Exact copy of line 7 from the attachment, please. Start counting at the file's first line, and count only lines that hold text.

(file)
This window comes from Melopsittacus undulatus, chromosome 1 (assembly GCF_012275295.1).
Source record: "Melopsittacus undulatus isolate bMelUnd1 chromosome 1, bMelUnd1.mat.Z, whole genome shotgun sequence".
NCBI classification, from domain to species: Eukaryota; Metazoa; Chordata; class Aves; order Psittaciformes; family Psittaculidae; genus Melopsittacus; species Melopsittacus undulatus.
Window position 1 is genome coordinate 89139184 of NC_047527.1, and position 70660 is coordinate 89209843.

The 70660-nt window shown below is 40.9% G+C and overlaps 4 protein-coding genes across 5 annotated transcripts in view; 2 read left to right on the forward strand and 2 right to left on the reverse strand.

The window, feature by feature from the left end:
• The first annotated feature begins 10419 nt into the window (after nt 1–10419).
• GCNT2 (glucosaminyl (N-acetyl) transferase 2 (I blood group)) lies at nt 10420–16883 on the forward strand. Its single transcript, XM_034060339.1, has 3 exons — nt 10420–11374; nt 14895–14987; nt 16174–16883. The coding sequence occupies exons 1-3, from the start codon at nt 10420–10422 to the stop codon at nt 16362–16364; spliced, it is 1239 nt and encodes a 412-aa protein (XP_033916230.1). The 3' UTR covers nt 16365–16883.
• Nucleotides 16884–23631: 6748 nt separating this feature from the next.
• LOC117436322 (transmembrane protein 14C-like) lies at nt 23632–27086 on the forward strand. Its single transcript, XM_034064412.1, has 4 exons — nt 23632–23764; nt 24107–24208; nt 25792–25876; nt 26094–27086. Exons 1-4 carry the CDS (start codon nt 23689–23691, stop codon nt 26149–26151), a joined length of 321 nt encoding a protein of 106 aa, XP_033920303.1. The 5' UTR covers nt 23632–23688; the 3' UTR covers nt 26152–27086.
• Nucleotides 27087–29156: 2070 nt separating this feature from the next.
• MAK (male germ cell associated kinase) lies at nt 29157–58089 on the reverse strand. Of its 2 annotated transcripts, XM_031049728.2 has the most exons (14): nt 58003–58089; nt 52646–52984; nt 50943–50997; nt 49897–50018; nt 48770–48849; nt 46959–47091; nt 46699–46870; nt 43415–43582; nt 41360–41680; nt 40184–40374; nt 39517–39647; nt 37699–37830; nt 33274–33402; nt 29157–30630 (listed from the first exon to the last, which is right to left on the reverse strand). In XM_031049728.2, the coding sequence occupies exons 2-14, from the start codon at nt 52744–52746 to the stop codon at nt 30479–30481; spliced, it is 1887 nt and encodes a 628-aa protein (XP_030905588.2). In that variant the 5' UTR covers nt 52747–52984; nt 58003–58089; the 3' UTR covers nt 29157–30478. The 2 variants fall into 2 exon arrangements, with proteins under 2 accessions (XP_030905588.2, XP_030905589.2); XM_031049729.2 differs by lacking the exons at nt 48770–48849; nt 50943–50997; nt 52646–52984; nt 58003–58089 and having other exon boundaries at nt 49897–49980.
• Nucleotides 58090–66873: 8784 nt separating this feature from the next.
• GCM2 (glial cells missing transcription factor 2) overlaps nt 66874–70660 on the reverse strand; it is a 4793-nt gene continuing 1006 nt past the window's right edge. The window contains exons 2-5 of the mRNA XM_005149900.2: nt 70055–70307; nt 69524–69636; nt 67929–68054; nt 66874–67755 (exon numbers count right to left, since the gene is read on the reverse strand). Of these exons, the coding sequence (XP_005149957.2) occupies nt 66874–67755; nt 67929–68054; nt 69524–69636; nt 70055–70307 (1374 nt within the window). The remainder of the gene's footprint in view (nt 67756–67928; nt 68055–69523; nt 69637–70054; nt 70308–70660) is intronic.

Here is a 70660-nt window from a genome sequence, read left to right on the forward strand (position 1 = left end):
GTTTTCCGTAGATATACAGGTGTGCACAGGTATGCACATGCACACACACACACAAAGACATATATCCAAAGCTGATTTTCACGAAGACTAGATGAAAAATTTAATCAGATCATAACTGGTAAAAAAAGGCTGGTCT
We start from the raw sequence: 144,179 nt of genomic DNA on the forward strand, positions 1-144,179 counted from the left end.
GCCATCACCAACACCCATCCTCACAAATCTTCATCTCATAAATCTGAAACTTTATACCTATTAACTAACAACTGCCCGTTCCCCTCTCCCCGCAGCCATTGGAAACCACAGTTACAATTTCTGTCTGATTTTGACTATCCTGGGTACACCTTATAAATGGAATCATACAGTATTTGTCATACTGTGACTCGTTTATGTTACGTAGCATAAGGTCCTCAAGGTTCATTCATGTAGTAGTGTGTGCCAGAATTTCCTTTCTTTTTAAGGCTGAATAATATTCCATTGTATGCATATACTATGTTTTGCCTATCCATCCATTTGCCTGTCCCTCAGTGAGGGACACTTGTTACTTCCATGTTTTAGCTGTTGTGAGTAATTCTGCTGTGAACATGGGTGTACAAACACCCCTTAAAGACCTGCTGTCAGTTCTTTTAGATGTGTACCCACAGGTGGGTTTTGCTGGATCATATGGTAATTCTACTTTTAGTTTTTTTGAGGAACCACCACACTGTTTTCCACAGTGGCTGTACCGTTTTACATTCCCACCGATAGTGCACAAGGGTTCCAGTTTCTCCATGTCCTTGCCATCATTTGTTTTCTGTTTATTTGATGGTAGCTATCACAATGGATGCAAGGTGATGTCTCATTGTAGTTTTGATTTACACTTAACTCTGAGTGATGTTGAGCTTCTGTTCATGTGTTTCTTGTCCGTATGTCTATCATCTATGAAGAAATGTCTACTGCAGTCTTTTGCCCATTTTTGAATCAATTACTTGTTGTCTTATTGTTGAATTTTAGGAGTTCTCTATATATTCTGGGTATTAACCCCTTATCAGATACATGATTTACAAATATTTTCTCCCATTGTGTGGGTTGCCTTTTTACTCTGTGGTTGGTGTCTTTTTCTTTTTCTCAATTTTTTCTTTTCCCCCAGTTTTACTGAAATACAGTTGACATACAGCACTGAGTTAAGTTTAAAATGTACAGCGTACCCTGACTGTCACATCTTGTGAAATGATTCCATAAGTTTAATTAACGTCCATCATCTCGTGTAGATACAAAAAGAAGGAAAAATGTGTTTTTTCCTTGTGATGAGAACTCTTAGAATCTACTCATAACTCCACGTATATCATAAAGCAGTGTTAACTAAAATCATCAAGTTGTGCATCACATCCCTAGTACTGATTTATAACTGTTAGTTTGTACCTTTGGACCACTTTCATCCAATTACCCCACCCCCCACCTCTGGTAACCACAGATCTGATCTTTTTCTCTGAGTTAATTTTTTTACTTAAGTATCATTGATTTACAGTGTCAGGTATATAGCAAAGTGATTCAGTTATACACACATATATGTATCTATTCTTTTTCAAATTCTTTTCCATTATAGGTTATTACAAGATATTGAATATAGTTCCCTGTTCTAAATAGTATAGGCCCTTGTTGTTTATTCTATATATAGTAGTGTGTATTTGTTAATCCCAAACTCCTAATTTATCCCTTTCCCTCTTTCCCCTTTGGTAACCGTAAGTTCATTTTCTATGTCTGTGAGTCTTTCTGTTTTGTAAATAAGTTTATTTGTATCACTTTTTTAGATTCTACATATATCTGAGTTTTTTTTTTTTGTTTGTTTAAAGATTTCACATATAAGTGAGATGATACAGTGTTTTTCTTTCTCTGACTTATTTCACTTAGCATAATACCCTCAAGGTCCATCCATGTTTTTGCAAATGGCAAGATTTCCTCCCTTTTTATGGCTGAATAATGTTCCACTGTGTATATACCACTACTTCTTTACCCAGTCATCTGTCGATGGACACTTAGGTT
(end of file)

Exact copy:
• The first annotated feature begins 10419 nt into the window (after nt 1–10419).